The retail giant is testing an automated kiosk to distribute online grocery orders to its shoppers at a store near Oklahoma City.

Walmart wants to know if consumers want to pick up online grocery orders at an automated kiosk outside its stores.

In a test program, consumers who spend at least $30 worth of groceries from the retailer’s more than 30,000 items—including fresh produce, meat and dairy products—can pick them up for free at a self-service kiosk located in the parking lot of a Walmart in Warr Acres, Okla., a city about 10 miles from Oklahoma City. The plan is for the kiosk to operate 24 hours a day (its hours are currently more limited) so that consumers can pick up their purchases when the store is closed.

When a consumer selects to pick her up her online order at the kiosk, she’s prompted to select a pickup time. The retailer then presents her with a pickup code. At the store an associate, or personal shopper, then gathers the customer’s order. When the customer arrives, she has to type the pickup code into the kiosk. Then a door slides open with her bagged groceries.

A spokesman for Wal-Mart Stores Inc., No. 3 in the Internet Retailer 2017 Top 500, says the retailer trains its personal shoppers to “carefully handpick the freshest produce and choicest cuts of meat, just as if they were shopping for their own families.” The kiosk stores groceries in refrigerators and frozen food in freezers.

The test is Walmart’s latest attempt to leverage its massive store infrastructure to combat Amazon (No. 1 in the Top 500) to boost its online market share. For example, last week Walmart announced it is running a test in which store associates can deliver online orders to consumers’ houses during their off hours to make extra money. And in April the retailer launched Pickup Discount, which offers shoppers reduced prices on “several hundred thousand” items sold only online if they pick them up in a Walmart store.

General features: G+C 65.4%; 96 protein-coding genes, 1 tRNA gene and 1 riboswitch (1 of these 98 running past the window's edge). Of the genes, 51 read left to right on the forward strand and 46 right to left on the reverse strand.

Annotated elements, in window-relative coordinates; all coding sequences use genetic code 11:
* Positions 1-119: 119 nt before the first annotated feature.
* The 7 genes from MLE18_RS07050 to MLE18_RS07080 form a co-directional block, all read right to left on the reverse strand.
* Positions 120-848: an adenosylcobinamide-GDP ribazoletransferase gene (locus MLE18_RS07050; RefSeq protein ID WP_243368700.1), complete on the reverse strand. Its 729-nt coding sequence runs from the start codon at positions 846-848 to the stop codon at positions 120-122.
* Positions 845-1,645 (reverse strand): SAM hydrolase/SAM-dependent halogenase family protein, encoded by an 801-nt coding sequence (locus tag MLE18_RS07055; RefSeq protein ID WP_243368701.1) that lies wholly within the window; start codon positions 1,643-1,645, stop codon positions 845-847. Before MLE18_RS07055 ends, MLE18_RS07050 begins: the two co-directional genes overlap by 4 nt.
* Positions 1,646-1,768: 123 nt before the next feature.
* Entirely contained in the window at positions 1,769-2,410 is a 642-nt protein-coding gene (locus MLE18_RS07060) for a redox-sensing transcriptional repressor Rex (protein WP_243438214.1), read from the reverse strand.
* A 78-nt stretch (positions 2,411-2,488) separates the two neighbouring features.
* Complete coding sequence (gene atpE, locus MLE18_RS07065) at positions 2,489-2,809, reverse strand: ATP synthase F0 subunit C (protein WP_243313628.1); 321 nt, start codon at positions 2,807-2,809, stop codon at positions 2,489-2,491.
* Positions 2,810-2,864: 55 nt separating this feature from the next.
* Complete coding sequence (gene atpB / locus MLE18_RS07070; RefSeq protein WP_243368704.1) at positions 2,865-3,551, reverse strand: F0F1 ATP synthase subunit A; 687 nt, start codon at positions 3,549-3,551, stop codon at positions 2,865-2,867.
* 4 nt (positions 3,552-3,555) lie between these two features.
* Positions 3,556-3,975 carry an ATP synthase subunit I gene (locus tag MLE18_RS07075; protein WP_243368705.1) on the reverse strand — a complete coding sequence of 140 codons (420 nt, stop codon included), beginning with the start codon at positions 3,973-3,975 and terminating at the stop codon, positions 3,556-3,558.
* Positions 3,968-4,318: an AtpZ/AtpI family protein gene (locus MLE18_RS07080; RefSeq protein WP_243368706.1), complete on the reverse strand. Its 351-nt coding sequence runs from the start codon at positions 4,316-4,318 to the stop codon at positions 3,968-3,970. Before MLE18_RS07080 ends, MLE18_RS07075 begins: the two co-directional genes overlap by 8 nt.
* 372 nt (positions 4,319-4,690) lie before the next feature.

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Online grocery offers Walmart a unique opportunity to grow its e-commerce business given the retailer’s expertise.

Food and household consumables made up 56% of Walmart sales last year—that amounts to roughly $172.38 billion in U.S. grocery sales in 2016—which makes Walmart the leading U.S. grocer and a big player in several other countries. And despite efforts by a number of retailers, including Amazon with its with its AmazonFresh grocery delivery business, the vast majority of grocery purchases occur offline. E-commerce accounted for only 4.3% of consumer retail food and beverage spending last year, according to a recent report by the Food Marketing Institute (FMI) and The Nielsen Co. The report predicts that percentage will grow to 20% by 2025.

Click here to read “Wal-Mart’s e-commerce strategy comes into focus” from the June issue of Internet Retailer. Click here to subscribe to the magazine or sign up here for a Strategy membership to access the story online.